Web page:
I’m not a perfect goal-setter. I still decide to do stuff with no action plan (I’m looking at you, Japanese driver’s license study guide). But from having bad goals, deciding to stop banging my head against the wall in pursuit of them, and examining why I thought certain things were or weren’t worth pursuing in the first place, I’ve learned a lot about how to achieve actual success and actual happiness. I’ve finished considerably more writing of better quality (though lbr the bar was low) by writing steadily, every day, on a specific project that had a brainstorming and outlining process that worked for me than I did churning out short stories right before the deadline in college. I gave up weight loss as an end goal, worked through some shit and am still working through some shit regarding self-image, and am in a place where I eat healthy and exercise because it genuinely makes me feel good (endorphins man, they’re great).

So if you went a little overboard and have to call it quits, that’s okay. Just ask yourself why, and how you can do better.

And also, don’t wait until next January. Come on, do your future self a favor and if it’s really worthwhile, get started now.

 

Mood Music: Haters Gonna Hate

Hello friends, and welcome to another irregular edition of Mood Music. Janelle Monae has entered regular rotation in my workout music, but she’s good any time of day for a mood boost. Franchesca Ramsey introduced me to this song in her eternally watchable Snapchat (@cheschaleigh).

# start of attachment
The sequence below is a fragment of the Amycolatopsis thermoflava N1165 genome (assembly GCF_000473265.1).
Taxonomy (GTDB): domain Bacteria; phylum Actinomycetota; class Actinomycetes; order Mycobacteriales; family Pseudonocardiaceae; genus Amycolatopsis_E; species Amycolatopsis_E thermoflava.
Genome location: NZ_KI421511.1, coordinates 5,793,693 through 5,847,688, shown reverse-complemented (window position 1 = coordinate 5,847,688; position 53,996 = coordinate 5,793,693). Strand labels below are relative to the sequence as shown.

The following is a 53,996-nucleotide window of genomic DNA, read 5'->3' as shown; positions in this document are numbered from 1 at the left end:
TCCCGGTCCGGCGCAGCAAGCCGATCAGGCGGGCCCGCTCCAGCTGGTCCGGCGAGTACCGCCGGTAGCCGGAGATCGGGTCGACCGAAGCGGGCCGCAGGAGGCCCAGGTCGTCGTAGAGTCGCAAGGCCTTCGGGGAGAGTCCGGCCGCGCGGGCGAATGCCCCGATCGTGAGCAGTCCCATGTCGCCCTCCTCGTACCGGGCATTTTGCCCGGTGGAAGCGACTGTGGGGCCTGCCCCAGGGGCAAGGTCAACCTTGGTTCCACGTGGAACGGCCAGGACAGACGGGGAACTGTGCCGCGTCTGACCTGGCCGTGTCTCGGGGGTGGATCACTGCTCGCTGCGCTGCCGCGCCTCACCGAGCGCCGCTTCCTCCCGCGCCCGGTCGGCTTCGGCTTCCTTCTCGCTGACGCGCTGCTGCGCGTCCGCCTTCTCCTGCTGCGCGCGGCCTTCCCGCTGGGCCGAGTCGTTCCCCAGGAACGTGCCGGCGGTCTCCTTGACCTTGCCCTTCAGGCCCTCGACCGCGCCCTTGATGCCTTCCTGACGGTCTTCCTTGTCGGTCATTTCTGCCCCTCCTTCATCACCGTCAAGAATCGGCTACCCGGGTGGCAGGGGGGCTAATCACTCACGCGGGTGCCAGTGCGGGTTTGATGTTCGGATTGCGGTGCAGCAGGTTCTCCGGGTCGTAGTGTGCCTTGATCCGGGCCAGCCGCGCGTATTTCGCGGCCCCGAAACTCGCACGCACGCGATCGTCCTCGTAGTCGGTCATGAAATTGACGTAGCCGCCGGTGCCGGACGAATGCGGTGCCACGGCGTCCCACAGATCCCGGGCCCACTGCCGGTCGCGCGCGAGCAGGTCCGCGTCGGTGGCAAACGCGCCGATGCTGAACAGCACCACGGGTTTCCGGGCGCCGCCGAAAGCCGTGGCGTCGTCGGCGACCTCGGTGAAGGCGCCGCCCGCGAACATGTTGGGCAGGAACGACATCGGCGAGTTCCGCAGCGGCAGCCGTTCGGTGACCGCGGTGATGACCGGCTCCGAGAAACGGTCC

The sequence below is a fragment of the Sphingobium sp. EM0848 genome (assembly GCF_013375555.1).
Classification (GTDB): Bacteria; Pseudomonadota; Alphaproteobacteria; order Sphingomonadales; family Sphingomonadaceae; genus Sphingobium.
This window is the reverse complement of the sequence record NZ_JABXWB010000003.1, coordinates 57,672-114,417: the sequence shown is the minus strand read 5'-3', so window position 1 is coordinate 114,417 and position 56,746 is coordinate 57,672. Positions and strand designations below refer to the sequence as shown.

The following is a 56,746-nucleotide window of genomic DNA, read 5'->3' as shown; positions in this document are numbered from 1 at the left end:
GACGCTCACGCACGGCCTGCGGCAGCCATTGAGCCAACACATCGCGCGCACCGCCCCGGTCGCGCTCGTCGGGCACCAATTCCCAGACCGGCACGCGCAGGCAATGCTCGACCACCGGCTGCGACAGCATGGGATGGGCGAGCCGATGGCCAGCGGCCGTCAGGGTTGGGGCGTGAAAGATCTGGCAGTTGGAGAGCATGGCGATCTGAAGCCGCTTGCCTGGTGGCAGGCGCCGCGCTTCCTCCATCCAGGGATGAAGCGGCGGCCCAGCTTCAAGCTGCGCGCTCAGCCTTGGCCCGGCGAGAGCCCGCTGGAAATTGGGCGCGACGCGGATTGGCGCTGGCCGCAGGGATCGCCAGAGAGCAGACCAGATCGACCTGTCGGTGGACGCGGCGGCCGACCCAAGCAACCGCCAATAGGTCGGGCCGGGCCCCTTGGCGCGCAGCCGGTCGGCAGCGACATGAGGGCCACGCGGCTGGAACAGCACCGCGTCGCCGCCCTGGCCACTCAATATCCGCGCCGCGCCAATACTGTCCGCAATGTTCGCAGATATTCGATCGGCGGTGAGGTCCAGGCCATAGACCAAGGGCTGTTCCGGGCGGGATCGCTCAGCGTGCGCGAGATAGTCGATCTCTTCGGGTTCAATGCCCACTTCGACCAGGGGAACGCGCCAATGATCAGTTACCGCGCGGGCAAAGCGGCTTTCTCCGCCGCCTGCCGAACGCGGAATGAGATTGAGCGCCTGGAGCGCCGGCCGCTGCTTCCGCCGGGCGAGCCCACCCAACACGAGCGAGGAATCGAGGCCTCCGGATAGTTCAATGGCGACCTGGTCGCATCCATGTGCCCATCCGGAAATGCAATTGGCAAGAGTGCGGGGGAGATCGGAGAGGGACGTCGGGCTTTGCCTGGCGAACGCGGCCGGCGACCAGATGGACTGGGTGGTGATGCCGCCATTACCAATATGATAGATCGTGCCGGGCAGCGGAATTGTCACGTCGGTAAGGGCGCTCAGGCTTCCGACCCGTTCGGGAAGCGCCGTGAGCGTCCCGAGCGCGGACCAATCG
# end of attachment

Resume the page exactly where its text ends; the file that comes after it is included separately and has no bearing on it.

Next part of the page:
So if you’re feeling down, or just need that extra kick to take over the world, please let Janelle remind you that haters gonna hate, but you need to do your thing.

2017 Action Plan

2017 Action Plan

Friends, you will recall I don’t like resolutions. It’s not that I’m not about making goals, but that I don’t like setting arbitrary times to start them.

That said, I’ve still got some stuff I’ve been working on and want to keep a priority in 2017:

  1. Finish the goddamn book
  2. Get buff
  3. Remember that complacency is not the same as calm; and the unjust needs to be resisted at all costs
  4. Be thoughtful and organized, because small kindnesses and competencies mean a lot

Do you have any goals in progress, whether or not you want to call them resolutions? What’s in the works? Let me know in the comments, and good luck in 2017.

 

On 2016

on 2016

This was a pretty shit year.  I don’t have any insight or salient thoughts, and I don’t want to enumerate all the ways in which it was shit, both universally and personally. It just was, and if it was shit for you too, then I’m sorry.